Beginning the work on this new exercise was frustrating. When we first started, it felt as though I wouldn’t be able to keep my balance. The movement began with my left leg being held in the air, because it has been more difficult to stabilize with my right side. It seems counterintuitive if cerebral palsy has more effect on the left side. However, playing golf for most my life seems to have strengthened balance on my left side. When my left leg went off the floor things were immediately unsteady, but the suspended bar provided something to hold. The most challenging part of the exercise was centering my body before pulling toward the bar. It was especially tough with my left leg up, but got better as my body gained the feel for the movement. The movement was substantially easier with my right leg being held off the floor. It seems golf has greatly helped the core strength of my left side, so raising my right leg and pulling toward the bar, came more naturally, and my body remained centered more easily. It was clear as the exercise continued, I was gaining the feel for it, as my stability became easier, and the proprioception involved in this movement was improving.

There are times when cerebral palsy becomes frustrating and discouraging. Though it has been helpful to work on these challenging movements, sadness does creep into my feelings. The feeling of wishing things were easier has to be fought against. However, I do understand these movements will require less energy as we improve on them. Bernard has always reminded me to concentrate working through difficult periods of our sessions. He reminds me things aren’t too hard; you just need to think. When those moments of discouragement arrive, my effort needs to increase, with the trust we are doing good things. It’s all about improving the cerebral palsy and that seems to require patience at each turn. When one exercise starts to become routine, Bernard creates something else to challenge CP in a new way. This week I learned a little about proprioception and how we are trying to improve those pathways. Who knows what new things there are to learn as we continue this journey of improvement.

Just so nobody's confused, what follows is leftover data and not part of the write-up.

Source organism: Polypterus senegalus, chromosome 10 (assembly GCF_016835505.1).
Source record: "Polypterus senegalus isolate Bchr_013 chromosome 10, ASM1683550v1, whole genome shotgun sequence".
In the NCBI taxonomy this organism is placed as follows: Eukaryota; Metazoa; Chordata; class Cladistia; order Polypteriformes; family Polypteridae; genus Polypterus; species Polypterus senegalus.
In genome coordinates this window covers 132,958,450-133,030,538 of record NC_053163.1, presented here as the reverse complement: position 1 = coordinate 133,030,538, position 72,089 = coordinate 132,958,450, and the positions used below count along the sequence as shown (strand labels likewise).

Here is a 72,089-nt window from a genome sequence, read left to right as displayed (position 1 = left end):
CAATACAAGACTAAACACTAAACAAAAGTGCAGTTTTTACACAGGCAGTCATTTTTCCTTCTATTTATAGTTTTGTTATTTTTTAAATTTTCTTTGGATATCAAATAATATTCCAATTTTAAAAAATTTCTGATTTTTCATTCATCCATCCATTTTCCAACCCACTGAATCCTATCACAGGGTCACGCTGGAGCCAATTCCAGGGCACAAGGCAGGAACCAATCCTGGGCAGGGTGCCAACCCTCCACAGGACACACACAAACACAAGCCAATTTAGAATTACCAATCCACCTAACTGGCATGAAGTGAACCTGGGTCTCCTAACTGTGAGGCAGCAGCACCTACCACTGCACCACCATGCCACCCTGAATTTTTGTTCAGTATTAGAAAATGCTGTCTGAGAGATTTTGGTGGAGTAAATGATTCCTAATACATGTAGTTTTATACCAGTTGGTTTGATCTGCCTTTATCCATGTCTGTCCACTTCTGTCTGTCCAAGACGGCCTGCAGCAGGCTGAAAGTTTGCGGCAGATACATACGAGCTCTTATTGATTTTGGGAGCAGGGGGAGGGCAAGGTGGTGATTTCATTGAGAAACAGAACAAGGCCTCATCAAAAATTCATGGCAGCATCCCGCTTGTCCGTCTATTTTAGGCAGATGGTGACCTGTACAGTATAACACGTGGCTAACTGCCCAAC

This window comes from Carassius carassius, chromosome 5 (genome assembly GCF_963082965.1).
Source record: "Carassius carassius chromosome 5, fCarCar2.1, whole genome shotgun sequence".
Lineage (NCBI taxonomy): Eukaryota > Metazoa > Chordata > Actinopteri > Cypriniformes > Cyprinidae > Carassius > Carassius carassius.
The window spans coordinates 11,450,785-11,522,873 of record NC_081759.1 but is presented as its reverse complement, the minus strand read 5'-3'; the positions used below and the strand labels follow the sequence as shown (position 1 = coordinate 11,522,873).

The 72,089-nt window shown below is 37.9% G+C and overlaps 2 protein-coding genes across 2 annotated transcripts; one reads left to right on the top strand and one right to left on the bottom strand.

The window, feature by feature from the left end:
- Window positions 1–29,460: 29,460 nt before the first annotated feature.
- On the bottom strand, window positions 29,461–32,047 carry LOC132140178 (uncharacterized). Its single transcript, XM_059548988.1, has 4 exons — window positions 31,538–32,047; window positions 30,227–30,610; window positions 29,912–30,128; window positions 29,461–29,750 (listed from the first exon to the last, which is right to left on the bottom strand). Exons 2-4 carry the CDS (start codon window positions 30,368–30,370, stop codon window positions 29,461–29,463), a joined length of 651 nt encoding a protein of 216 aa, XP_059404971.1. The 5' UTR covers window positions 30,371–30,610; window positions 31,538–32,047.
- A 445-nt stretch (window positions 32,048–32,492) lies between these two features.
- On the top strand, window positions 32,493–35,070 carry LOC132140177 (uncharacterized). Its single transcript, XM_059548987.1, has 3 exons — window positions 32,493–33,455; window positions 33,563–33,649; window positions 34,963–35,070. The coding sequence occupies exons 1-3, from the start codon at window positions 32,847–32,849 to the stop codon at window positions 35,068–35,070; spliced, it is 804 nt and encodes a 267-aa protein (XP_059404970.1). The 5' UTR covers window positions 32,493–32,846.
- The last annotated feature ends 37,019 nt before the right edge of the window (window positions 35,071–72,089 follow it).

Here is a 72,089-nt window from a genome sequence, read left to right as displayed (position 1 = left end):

Opening our work out sessions with CP focused exercises has been productive. The beginning of each session contains the least amount of fatigue. Not only does my body feel fresh as we get started, but my mind also feels ready to work. So, we attack the most challenging aspect of my work out routine. We know going in that these movements will be the most challenging of the day. I’m starting to become adjusted to understanding how discouraging some of them can be, as we get going on our hour of work. The other thing for me to keep in mind has been the understanding that I probably won’t become proficient at these movements. The minute they are done with some efficiency, Bernard will find another challenging movement to continue battling cerebral palsy. Even with the emotionality, my improvement has been undeniable. We will continue along our journey, though the progress at times feels slow. It has been exciting to be challenged physically, mentally and emotionally.